I’ve been to many writer’s conventions and speakings, and even people that aren’t writers will often go just so they can hear they’re favorite authors speak about writing. The one thing that almost everyone says is “Oh I wish I could write like you” or something to that effect. People adore writers…well most writers. Unfortunately there’s always that one prick who shows up, and when someone asks “what do you write?” he responds:

“Oh, I don’t write Genre fiction. I write literature.” And then he walks away with his nose pointed so far in the air that passing seagulls could shit right into his eyes. Yeah, congratulations, you just met a egotistical prick…or as Grossman put it, an elitist. The kind of guy who thinks the word Genre is some kind of dirty word.

Yeah, we've all met this prick before haven't we?

Now obviously there are books that can only be described as literature, there’s just no other way to put it. I mean I wouldn’t know what to label Catcher in the Rye, would you? But when someone asks you what you write, you say “Oh, I’m working on a story about a teenager who takes care of his younger sister, but explores the themes of teenage angst and coming of age.” Hell, the jacket of a bookcover gives you a synopsis for a reason, so people know what the heck the book is about. But an elitist would rather have the book cover say “This is Literature” and if people don’t want to read it than they’re clearly not worthy.

So why am I telling you all this?

Because the fact that Grossman thinks that the court of public opinion holds authors as snobs unless proven otherwise, tells me one thing. Grossman is probably an elitist prick.

Well...if the boot fits...

He was probably one of those guys, and since people treat him like an elitist prick (since, you know, he is one) he assumes all writers are treated like that. Of course we all get the occasional asshole that just likes to make other people feel bad, the hecklers who’ve nothing better to do. There are people out there that hate purely for the sake of it. But I don’t see any kind of universal hatred of writers out there. I don’t see people burning edifices of J.K. Rowling or the late David Foster Wallace.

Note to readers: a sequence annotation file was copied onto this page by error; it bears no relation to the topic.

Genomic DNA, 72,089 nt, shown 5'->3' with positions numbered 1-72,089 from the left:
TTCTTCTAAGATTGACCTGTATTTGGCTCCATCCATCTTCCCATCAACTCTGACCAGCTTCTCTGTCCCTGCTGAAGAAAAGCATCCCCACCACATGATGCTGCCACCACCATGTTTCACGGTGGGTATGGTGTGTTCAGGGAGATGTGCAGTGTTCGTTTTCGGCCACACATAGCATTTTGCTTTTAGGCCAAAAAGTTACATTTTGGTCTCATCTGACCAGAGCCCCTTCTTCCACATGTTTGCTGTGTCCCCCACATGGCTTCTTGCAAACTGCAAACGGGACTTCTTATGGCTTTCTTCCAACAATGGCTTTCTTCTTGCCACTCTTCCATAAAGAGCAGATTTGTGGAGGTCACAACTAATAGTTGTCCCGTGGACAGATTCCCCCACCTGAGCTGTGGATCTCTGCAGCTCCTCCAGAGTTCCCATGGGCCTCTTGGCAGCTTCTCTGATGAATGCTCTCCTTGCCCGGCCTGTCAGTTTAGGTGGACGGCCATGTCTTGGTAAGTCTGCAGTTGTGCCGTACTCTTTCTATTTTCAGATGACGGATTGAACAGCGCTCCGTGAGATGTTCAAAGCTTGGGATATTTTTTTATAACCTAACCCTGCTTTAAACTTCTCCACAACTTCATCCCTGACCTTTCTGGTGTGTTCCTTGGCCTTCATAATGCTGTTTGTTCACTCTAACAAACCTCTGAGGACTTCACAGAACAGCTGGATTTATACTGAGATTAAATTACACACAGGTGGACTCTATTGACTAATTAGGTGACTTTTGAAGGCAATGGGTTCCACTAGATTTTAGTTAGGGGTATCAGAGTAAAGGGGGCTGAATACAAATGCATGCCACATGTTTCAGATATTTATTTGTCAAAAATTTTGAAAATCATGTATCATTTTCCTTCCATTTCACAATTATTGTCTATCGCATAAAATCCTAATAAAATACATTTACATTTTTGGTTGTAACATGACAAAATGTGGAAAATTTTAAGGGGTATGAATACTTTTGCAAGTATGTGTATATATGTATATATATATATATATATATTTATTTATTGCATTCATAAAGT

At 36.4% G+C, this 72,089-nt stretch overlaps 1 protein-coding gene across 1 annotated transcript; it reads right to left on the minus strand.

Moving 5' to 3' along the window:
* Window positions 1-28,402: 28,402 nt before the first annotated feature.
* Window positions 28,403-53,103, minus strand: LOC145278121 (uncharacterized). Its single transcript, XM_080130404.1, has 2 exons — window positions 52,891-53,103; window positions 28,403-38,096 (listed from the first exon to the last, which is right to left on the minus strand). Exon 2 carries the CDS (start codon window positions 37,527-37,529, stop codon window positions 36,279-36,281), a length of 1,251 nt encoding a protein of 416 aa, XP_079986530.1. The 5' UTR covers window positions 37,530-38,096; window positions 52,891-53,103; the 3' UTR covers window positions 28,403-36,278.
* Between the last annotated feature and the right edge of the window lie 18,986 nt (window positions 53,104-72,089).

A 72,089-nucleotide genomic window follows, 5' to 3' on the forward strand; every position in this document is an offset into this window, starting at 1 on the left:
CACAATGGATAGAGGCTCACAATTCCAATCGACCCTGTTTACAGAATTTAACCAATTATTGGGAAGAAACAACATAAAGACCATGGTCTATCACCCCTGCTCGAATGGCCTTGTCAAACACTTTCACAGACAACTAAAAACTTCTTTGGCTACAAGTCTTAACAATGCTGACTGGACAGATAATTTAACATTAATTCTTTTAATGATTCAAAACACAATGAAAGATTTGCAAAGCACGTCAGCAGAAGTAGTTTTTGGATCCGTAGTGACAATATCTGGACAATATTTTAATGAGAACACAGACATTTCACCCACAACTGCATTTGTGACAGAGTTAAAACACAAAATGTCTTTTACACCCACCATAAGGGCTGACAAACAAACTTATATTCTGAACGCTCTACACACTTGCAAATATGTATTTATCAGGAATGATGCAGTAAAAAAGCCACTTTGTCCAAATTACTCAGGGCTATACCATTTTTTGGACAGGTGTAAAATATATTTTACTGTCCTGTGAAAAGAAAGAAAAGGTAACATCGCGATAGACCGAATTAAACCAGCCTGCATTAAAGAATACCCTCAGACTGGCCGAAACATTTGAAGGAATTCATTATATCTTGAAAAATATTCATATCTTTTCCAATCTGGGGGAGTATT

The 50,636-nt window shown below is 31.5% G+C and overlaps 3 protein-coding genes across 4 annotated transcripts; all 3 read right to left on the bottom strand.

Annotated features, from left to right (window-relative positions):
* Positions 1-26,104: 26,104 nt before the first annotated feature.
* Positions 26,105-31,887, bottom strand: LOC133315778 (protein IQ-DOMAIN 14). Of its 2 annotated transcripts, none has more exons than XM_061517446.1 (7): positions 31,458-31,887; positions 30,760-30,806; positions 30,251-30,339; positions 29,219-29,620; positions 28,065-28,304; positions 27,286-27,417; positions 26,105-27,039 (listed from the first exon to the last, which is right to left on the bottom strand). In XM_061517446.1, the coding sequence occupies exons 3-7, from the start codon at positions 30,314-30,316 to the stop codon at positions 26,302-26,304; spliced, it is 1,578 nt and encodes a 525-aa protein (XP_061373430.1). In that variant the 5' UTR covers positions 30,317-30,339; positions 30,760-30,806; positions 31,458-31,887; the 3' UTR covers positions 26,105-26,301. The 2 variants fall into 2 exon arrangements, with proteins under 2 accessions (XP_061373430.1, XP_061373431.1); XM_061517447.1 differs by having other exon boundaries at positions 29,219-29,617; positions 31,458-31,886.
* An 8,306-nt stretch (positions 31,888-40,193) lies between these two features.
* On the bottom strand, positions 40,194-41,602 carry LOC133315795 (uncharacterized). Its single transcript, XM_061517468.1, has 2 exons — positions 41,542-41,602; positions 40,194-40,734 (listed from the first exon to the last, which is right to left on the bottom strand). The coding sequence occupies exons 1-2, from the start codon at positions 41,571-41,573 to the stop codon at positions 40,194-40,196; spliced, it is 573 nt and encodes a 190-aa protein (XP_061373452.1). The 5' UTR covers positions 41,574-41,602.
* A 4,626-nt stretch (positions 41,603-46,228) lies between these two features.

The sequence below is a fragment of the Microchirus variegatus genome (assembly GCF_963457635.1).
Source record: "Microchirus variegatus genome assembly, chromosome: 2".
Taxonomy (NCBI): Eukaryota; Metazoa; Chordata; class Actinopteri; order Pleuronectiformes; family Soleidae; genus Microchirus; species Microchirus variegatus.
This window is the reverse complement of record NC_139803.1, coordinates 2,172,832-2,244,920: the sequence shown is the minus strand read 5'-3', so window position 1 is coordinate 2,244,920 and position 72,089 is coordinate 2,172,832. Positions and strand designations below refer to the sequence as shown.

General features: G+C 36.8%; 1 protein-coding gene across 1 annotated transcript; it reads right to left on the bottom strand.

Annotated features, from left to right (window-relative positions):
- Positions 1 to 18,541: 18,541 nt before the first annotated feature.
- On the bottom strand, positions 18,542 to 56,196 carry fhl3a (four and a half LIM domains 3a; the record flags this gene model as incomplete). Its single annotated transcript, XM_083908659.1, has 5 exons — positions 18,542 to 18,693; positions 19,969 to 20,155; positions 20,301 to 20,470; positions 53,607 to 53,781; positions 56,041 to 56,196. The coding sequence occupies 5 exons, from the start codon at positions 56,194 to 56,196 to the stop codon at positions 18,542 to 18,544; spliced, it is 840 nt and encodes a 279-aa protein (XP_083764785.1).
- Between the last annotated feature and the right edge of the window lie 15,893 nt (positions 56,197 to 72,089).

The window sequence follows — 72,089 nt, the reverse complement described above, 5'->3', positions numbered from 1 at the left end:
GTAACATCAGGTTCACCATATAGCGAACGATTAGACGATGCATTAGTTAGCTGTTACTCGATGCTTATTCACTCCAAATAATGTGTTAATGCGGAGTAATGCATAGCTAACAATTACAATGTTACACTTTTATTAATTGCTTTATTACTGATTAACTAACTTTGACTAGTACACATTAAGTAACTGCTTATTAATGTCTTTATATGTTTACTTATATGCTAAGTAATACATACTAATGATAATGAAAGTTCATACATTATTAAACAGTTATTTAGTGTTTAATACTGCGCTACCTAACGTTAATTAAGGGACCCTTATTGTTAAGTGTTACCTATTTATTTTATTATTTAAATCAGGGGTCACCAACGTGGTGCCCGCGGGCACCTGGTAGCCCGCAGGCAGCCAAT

I covered Elitism a bit in my lambasting of Falling Skies but let’s go over this again. Political pundits like to drag out Elitism like it’s on their word of the century calendar. Most of the time when they say Elitist, they mean college educated. This isn’t a political blog, so I won’t go into any specifics, but in my opinion being college educated doesn’t make you elitist. Being college educated and then treating the diploma like some kind of twisted badge of honor, makes you an elitist. I don’t mean hanging your diploma on the wall, of course, that’s just fair dues (or if you’re a doctor, the law). I mean being in a casual conversation about the weather and suddenly breaking out with “You know the first meteorologist was XXX”. Then, when your fellow conversationalists mention they didn’t, in fact, know this completely irrelevant fact then berate them for being so obviously stupid.